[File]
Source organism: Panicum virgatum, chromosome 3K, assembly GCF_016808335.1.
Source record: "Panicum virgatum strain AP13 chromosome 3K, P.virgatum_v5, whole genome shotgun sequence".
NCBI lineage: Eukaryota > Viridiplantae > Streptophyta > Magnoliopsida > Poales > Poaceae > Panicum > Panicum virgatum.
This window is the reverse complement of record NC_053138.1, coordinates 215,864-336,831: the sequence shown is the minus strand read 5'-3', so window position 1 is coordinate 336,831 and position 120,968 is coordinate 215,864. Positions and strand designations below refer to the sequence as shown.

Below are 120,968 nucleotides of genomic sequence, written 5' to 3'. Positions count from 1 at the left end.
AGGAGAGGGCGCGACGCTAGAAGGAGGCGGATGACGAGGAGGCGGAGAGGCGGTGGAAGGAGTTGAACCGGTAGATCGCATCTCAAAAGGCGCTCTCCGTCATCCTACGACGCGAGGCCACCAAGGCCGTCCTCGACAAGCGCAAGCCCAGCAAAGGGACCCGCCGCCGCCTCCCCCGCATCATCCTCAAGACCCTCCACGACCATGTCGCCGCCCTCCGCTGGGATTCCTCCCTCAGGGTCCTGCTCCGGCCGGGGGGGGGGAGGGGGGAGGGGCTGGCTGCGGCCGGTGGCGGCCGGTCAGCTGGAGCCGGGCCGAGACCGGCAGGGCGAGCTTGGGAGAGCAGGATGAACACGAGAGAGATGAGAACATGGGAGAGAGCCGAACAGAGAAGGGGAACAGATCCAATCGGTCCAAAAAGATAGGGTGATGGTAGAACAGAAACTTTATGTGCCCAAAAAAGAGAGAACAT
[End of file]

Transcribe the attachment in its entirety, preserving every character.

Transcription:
Source organism: Panicum virgatum, chromosome 3K, assembly GCF_016808335.1.
Source record: "Panicum virgatum strain AP13 chromosome 3K, P.virgatum_v5, whole genome shotgun sequence".
NCBI lineage: Eukaryota > Viridiplantae > Streptophyta > Magnoliopsida > Poales > Poaceae > Panicum > Panicum virgatum.
This window is the reverse complement of record NC_053138.1, coordinates 215,864-336,831: the sequence shown is the minus strand read 5'-3', so window position 1 is coordinate 336,831 and position 120,968 is coordinate 215,864. Positions and strand designations below refer to the sequence as shown.

Below are 120,968 nucleotides of genomic sequence, written 5' to 3'. Positions count from 1 at the left end.
AGGAGAGGGCGCGACGCTAGAAGGAGGCGGATGACGAGGAGGCGGAGAGGCGGTGGAAGGAGTTGAACCGGTAGATCGCATCTCAAAAGGCGCTCTCCGTCATCCTACGACGCGAGGCCACCAAGGCCGTCCTCGACAAGCGCAAGCCCAGCAAAGGGACCCGCCGCCGCCTCCCCCGCATCATCCTCAAGACCCTCCACGACCATGTCGCCGCCCTCCGCTGGGATTCCTCCCTCAGGGTCCTGCTCCGGCCGGGGGGGGGGAGGGGGGAGGGGCTGGCTGCGGCCGGTGGCGGCCGGTCAGCTGGAGCCGGGCCGAGACCGGCAGGGCGAGCTTGGGAGAGCAGGATGAACACGAGAGAGATGAGAACATGGGAGAGAGCCGAACAGAGAAGGGGAACAGATCCAATCGGTCCAAAAAGATAGGGTGATGGTAGAACAGAAACTTTATGTGCCCAAAAAAGAGAGAACAT